Since the end of the Second World War, the Royal Australian Navy (RAN) has demonstrated itself as a unique naval power in many ways. Historically, Australia had been first influenced by the United Kingdom and then, the United States. As time went by, Canberra had gradually adopted a more independent approach in terms of its naval development. Such changes and development triggered my interest in studying the RAN from a historical prospective, especially in the post-Cold War era. To identify how the RAN transformed itself in accordance with varying national interests and strategy is also one of my major concerns in this thesis. Therefore, this research in particular focuses on RAN’s overall strategy, force posture, missions and objectives, as well as future prospects and planning. Hopefully the readers can be inspired by my in-depth discussion and analysis on this subject.
Structurally, this thesis firstly analyzes the overall strategic environment Canberra faces and different threat perceptions the RAN holds. The responding measures by this Down Under country are hereby discussed. The second part describes the policies and strategies of successive Australian governments affecting RAN’s growth. RAN’s strategic concepts and their application in actual development are also evaluated. Thirdly, this work assesses the military capabilities and force structures of the RAN, qualitatively and quantitatively, in order to depict the real picture of this naval power in the Southern Hemisphere.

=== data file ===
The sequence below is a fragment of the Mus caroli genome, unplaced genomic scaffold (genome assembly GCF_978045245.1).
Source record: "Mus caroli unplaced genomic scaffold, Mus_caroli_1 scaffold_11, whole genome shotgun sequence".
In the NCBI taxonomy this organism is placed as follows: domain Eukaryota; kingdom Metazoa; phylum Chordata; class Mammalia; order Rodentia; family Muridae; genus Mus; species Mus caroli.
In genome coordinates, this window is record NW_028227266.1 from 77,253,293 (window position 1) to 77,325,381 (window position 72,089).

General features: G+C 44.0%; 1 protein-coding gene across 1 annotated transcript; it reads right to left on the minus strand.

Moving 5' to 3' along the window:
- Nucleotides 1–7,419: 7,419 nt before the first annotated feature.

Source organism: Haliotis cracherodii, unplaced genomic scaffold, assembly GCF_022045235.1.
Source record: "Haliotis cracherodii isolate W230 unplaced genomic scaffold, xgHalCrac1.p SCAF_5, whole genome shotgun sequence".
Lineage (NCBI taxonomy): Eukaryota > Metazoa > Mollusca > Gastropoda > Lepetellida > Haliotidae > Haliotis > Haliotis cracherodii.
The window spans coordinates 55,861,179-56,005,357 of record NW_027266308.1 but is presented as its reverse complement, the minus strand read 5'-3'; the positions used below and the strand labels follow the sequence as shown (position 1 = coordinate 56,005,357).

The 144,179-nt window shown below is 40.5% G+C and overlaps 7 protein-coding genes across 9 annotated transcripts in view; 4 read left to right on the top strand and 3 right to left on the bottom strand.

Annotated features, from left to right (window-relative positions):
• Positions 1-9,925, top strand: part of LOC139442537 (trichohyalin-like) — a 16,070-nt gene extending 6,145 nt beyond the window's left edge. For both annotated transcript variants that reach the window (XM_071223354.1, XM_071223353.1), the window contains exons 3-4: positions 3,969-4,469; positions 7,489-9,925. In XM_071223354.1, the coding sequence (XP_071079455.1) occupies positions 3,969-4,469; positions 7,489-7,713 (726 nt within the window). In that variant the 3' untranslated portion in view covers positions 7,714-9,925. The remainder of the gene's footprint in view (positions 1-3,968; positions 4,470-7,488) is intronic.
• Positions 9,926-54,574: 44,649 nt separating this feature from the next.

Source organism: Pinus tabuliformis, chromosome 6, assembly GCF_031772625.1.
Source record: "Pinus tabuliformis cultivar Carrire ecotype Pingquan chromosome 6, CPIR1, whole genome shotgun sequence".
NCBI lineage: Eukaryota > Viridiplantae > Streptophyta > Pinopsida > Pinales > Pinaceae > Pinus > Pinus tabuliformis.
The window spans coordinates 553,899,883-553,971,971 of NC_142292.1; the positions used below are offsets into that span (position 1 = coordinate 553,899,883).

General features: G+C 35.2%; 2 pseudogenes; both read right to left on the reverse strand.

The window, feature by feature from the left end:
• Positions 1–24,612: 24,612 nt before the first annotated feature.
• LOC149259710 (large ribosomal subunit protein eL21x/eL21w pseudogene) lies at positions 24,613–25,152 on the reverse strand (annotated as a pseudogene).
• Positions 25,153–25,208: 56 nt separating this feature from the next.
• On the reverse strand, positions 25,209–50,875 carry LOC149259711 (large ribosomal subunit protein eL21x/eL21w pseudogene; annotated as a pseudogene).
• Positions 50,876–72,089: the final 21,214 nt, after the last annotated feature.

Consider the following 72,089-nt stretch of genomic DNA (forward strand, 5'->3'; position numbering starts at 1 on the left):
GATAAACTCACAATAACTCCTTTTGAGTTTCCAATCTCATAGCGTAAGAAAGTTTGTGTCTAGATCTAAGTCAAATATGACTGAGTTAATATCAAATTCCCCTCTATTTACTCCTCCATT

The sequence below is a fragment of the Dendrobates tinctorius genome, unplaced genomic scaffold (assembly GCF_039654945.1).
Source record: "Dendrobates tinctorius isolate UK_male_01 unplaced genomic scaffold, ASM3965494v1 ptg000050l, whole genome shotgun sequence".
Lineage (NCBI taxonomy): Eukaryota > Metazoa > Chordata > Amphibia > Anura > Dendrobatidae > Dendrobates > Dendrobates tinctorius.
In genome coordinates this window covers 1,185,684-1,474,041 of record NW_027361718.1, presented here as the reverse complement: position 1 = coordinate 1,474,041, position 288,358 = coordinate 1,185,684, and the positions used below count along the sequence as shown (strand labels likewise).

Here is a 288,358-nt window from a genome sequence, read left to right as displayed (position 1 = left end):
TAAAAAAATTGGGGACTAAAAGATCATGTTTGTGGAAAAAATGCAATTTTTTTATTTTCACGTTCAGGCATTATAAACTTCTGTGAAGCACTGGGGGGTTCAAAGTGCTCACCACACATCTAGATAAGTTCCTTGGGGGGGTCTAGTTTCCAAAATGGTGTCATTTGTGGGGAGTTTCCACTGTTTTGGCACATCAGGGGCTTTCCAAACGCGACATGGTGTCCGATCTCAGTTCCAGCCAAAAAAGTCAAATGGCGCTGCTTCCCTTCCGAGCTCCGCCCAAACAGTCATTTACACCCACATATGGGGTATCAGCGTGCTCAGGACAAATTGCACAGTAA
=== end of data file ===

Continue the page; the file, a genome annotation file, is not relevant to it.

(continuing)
Last but not the least, the fourth part of this thesis provides my remarks and conclusions. Some future predictions and recommendations for the RAN are also included in this final section.
This thesis finds that RAN’s capabilities shall be significantly enhanced by 2020. The Australian fleet will be able to project its military power at least regionally, and to enjoy certain area command of the sea and air. Besides, there will be a new development of military thinking within the RAN, so that its strategic planning could be properly guided. According to a 2001 governmental publication, Australia''s Navy for the 21st century: 2001-2030, the RAN will upgrade its capabilities of maritime rapid response capability, amphibious operations and regional air defense in upcoming years. The RAN is expected to be competent enough to engage in not only regional operations, but also expeditionary missions with allies. For meeting these goals, the RAN as a “Fleet-in-Being” at present must be transformed to an “Enhanced Fleet” by 2015, and a “Future Fleet” by 2025. Such an evolution is apparently RAN’s roadmap for a “blue-water navy”, hoping that Australia will become an expanding naval power, rather than simply take up a pure defensive posture in the future.